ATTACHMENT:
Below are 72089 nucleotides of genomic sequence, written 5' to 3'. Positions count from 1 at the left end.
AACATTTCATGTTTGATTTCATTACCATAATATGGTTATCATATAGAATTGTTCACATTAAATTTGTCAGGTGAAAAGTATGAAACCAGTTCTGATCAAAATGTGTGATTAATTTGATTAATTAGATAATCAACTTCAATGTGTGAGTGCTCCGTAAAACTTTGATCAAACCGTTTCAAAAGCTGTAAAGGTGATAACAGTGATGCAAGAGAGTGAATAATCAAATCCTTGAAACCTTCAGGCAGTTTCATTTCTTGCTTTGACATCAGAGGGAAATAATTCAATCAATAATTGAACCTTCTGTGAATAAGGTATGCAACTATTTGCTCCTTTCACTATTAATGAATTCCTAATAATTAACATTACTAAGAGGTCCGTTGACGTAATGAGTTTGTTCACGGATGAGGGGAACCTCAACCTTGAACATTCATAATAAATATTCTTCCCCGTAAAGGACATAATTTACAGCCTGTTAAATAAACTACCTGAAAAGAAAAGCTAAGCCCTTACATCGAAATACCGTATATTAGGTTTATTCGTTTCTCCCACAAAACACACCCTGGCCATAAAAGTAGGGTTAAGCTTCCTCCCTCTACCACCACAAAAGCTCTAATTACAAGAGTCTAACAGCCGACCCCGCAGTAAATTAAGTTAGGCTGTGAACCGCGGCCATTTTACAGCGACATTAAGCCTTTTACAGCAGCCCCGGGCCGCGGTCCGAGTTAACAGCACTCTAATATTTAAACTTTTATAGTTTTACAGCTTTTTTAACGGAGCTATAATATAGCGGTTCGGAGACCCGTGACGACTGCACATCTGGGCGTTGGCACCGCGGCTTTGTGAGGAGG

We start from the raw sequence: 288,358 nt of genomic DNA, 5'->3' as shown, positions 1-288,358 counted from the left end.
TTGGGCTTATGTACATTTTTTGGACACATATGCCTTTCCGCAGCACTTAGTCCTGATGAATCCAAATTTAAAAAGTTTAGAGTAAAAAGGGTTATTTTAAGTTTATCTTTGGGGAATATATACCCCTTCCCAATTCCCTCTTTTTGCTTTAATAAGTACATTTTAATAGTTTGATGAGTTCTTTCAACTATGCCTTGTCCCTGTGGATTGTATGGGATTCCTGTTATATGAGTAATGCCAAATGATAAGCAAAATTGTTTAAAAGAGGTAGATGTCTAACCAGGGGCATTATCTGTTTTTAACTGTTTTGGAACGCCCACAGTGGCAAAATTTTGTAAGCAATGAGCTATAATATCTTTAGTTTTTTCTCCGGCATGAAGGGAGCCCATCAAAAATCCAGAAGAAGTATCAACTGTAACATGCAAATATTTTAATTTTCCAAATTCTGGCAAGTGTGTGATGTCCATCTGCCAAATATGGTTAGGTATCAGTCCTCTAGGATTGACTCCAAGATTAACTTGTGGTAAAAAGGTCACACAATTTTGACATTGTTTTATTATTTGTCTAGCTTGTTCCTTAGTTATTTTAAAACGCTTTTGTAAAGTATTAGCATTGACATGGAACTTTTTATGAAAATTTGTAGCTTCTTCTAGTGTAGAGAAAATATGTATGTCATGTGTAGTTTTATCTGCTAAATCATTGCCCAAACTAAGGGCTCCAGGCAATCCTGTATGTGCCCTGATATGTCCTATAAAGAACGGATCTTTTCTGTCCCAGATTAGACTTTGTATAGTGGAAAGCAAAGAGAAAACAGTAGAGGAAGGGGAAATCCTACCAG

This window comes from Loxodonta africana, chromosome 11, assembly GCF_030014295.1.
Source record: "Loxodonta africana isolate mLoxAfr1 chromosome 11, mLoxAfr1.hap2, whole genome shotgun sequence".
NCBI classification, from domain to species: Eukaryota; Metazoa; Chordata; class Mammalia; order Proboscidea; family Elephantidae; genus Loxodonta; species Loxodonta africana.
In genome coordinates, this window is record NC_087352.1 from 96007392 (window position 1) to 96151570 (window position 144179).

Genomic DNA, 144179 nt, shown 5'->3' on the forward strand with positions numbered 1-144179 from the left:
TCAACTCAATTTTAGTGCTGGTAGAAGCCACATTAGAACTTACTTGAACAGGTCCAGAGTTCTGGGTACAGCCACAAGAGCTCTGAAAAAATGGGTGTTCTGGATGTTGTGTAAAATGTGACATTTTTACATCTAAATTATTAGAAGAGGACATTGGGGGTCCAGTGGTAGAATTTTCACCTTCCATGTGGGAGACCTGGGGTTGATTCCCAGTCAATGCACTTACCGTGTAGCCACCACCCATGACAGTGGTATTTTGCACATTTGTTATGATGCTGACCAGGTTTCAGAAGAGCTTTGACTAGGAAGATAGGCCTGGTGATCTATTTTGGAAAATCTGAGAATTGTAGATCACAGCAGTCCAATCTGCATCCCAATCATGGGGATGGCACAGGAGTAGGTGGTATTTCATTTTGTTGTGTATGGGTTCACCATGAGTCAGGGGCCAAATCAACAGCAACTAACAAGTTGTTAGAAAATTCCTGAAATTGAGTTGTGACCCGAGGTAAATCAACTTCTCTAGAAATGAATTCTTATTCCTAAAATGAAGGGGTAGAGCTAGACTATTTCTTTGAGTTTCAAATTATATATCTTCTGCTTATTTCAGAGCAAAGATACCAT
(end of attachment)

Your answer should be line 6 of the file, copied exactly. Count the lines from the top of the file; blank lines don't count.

Source record: "Loxodonta africana isolate mLoxAfr1 chromosome 11, mLoxAfr1.hap2, whole genome shotgun sequence".